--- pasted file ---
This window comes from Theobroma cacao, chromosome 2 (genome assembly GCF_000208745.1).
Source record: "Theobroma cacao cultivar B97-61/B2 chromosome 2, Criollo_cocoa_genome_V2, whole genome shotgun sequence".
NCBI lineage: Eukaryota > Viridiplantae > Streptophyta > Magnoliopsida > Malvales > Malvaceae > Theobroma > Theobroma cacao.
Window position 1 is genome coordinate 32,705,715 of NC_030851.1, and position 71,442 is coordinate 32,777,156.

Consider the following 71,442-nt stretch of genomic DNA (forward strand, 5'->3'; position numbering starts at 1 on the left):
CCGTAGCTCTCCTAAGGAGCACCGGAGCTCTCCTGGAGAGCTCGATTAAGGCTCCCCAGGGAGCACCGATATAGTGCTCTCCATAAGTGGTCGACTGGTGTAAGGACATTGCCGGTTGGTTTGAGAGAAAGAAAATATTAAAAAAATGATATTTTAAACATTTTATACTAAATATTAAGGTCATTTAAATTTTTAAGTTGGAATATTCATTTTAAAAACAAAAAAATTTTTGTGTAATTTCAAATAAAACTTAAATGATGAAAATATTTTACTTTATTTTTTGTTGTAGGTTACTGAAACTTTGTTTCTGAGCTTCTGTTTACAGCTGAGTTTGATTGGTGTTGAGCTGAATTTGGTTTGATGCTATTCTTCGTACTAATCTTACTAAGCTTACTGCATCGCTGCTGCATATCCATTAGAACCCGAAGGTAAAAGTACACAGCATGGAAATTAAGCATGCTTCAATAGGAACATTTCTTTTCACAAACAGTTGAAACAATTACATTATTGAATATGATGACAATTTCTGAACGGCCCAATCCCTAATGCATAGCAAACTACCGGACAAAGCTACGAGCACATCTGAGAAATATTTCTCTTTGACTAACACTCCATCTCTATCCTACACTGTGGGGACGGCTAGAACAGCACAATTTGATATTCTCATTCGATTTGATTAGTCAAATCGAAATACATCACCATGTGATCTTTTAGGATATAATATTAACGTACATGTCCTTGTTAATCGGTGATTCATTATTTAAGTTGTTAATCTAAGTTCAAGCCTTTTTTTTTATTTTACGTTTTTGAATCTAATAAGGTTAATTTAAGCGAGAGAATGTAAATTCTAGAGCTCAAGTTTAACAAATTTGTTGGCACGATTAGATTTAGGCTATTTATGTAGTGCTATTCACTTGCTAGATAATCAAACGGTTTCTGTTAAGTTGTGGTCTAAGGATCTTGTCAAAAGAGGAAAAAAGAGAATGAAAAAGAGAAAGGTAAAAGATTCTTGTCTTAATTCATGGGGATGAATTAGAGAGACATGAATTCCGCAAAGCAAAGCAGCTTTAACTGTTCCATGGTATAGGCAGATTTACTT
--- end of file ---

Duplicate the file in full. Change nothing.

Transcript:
This window comes from Theobroma cacao, chromosome 2 (genome assembly GCF_000208745.1).
Source record: "Theobroma cacao cultivar B97-61/B2 chromosome 2, Criollo_cocoa_genome_V2, whole genome shotgun sequence".
NCBI lineage: Eukaryota > Viridiplantae > Streptophyta > Magnoliopsida > Malvales > Malvaceae > Theobroma > Theobroma cacao.
Window position 1 is genome coordinate 32,705,715 of NC_030851.1, and position 71,442 is coordinate 32,777,156.

Consider the following 71,442-nt stretch of genomic DNA (forward strand, 5'->3'; position numbering starts at 1 on the left):
CCGTAGCTCTCCTAAGGAGCACCGGAGCTCTCCTGGAGAGCTCGATTAAGGCTCCCCAGGGAGCACCGATATAGTGCTCTCCATAAGTGGTCGACTGGTGTAAGGACATTGCCGGTTGGTTTGAGAGAAAGAAAATATTAAAAAAATGATATTTTAAACATTTTATACTAAATATTAAGGTCATTTAAATTTTTAAGTTGGAATATTCATTTTAAAAACAAAAAAATTTTTGTGTAATTTCAAATAAAACTTAAATGATGAAAATATTTTACTTTATTTTTTGTTGTAGGTTACTGAAACTTTGTTTCTGAGCTTCTGTTTACAGCTGAGTTTGATTGGTGTTGAGCTGAATTTGGTTTGATGCTATTCTTCGTACTAATCTTACTAAGCTTACTGCATCGCTGCTGCATATCCATTAGAACCCGAAGGTAAAAGTACACAGCATGGAAATTAAGCATGCTTCAATAGGAACATTTCTTTTCACAAACAGTTGAAACAATTACATTATTGAATATGATGACAATTTCTGAACGGCCCAATCCCTAATGCATAGCAAACTACCGGACAAAGCTACGAGCACATCTGAGAAATATTTCTCTTTGACTAACACTCCATCTCTATCCTACACTGTGGGGACGGCTAGAACAGCACAATTTGATATTCTCATTCGATTTGATTAGTCAAATCGAAATACATCACCATGTGATCTTTTAGGATATAATATTAACGTACATGTCCTTGTTAATCGGTGATTCATTATTTAAGTTGTTAATCTAAGTTCAAGCCTTTTTTTTTATTTTACGTTTTTGAATCTAATAAGGTTAATTTAAGCGAGAGAATGTAAATTCTAGAGCTCAAGTTTAACAAATTTGTTGGCACGATTAGATTTAGGCTATTTATGTAGTGCTATTCACTTGCTAGATAATCAAACGGTTTCTGTTAAGTTGTGGTCTAAGGATCTTGTCAAAAGAGGAAAAAAGAGAATGAAAAAGAGAAAGGTAAAAGATTCTTGTCTTAATTCATGGGGATGAATTAGAGAGACATGAATTCCGCAAAGCAAAGCAGCTTTAACTGTTCCATGGTATAGGCAGATTTACTT